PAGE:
The agency requested roughly $1.3 billion to maintain the ISS. It also is increasing its investment in space flight support, in-space transportation and commercial development of low-earth orbit (LEO). “The ISS is an incredible platform for us,” Page said.

Page added there are multiple missions outside or on board the ISS now taking data, including EMIT, which launched in July 2022. The EMIT mission studies arid dust sources on the planet using spectroscopy. It uses that data to remodel how mineral dust movement in North and South America might affect the Earth’s temperature changes.

Another ISS mission JPL launched is called ECOSTRESS. The mission sent a thermal radiometer onto the space station in June 2018 to monitor how plants lose water through their leaves, with the goal of figuring out how the terrestrial biosphere reacts to changes in water availability. Page said the plan is to “tell you the kind of foliage health around the globe” from space.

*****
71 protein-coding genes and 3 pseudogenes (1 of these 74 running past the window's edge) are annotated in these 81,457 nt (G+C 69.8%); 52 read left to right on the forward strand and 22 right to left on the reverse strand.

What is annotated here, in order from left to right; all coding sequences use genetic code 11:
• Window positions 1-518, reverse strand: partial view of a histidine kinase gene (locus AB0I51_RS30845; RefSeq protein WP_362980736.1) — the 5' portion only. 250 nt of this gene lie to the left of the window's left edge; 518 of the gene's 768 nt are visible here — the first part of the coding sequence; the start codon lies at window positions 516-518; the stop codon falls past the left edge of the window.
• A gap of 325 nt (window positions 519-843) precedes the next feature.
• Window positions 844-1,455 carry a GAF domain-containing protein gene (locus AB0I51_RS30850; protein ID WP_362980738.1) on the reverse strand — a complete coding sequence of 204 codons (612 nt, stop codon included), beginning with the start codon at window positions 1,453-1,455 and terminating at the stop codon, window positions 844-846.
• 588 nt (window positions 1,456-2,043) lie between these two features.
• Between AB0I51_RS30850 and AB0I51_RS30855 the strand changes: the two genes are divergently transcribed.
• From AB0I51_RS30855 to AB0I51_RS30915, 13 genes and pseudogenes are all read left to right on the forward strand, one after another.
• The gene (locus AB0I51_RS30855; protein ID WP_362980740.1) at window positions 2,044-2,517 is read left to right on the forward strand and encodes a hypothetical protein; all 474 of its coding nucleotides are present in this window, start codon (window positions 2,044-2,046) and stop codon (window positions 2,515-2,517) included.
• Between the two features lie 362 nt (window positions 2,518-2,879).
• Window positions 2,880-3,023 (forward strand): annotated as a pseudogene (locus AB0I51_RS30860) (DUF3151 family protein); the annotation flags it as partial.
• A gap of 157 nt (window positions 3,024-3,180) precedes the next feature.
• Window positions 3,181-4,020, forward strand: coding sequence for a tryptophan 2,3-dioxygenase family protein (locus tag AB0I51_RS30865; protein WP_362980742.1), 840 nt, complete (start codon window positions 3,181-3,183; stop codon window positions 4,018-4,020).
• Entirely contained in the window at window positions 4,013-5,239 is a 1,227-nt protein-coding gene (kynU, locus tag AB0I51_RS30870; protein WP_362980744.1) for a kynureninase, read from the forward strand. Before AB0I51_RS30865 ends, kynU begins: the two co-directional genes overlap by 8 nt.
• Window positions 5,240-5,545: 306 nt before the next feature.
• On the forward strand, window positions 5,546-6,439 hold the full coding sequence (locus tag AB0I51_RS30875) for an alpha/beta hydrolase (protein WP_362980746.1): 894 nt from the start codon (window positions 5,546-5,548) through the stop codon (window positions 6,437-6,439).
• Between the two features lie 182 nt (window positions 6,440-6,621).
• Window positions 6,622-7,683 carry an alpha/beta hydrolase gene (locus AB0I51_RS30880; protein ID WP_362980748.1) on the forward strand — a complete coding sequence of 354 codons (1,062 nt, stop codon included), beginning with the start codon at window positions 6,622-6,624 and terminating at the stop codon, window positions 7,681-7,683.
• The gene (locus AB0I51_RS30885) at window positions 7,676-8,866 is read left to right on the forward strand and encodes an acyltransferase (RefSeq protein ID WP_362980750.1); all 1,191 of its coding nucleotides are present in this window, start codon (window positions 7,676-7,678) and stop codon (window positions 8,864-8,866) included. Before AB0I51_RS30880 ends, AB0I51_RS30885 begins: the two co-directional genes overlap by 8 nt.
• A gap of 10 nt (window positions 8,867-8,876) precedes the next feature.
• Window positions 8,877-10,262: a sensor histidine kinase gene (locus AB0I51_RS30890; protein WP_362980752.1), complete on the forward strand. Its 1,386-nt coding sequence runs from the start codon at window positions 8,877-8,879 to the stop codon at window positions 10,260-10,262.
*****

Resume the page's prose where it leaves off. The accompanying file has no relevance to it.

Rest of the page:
One other ISS project is called Cold Atom Lab. It is “an incredible fundamental physics machine,” Page said, that’s run by “three Nobel Prize winners as principal investigators on the Space Station.” Cold Atom Lab is a physics experiment geared toward figuring out how quantum phenomena behave in space by cooling atoms with lasers to just below absolute zero degrees.

In the long term, Page was optimistic NASA’s imaging projects could lead to more dramatic discoveries. Surveying the makeup of planets’ atmospheres is a project “in the astrophysics domain we’re very excited about,” Page said. He added that this imaging could lead to information about life on other planets, or, at the very least, an understanding of why they’re no longer habitable.


Behind Her Empire: Margaret Wishingrad On Creating A Low Sugar Cereal Brand